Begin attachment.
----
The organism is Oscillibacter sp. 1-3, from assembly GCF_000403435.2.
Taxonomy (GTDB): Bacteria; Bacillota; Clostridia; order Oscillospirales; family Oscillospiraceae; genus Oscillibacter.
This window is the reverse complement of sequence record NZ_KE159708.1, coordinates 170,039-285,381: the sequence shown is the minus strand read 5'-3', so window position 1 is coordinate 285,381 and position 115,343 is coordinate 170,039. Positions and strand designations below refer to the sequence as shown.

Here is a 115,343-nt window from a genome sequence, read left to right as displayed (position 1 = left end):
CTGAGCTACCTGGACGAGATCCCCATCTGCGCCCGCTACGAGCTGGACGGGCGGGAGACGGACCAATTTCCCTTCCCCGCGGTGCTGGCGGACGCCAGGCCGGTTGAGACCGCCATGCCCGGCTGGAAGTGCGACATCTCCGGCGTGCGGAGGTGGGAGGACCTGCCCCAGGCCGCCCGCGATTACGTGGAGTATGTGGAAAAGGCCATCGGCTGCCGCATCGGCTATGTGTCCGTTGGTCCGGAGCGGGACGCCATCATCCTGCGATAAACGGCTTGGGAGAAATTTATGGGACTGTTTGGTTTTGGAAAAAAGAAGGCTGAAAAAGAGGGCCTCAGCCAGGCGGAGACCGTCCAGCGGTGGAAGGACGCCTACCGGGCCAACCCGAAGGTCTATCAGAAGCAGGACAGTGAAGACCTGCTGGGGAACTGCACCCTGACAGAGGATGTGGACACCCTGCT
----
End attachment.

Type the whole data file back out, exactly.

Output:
The organism is Oscillibacter sp. 1-3, from assembly GCF_000403435.2.
Taxonomy (GTDB): Bacteria; Bacillota; Clostridia; order Oscillospirales; family Oscillospiraceae; genus Oscillibacter.
This window is the reverse complement of sequence record NZ_KE159708.1, coordinates 170,039-285,381: the sequence shown is the minus strand read 5'-3', so window position 1 is coordinate 285,381 and position 115,343 is coordinate 170,039. Positions and strand designations below refer to the sequence as shown.

Here is a 115,343-nt window from a genome sequence, read left to right as displayed (position 1 = left end):
CTGAGCTACCTGGACGAGATCCCCATCTGCGCCCGCTACGAGCTGGACGGGCGGGAGACGGACCAATTTCCCTTCCCCGCGGTGCTGGCGGACGCCAGGCCGGTTGAGACCGCCATGCCCGGCTGGAAGTGCGACATCTCCGGCGTGCGGAGGTGGGAGGACCTGCCCCAGGCCGCCCGCGATTACGTGGAGTATGTGGAAAAGGCCATCGGCTGCCGCATCGGCTATGTGTCCGTTGGTCCGGAGCGGGACGCCATCATCCTGCGATAAACGGCTTGGGAGAAATTTATGGGACTGTTTGGTTTTGGAAAAAAGAAGGCTGAAAAAGAGGGCCTCAGCCAGGCGGAGACCGTCCAGCGGTGGAAGGACGCCTACCGGGCCAACCCGAAGGTCTATCAGAAGCAGGACAGTGAAGACCTGCTGGGGAACTGCACCCTGACAGAGGATGTGGACACCCTGCT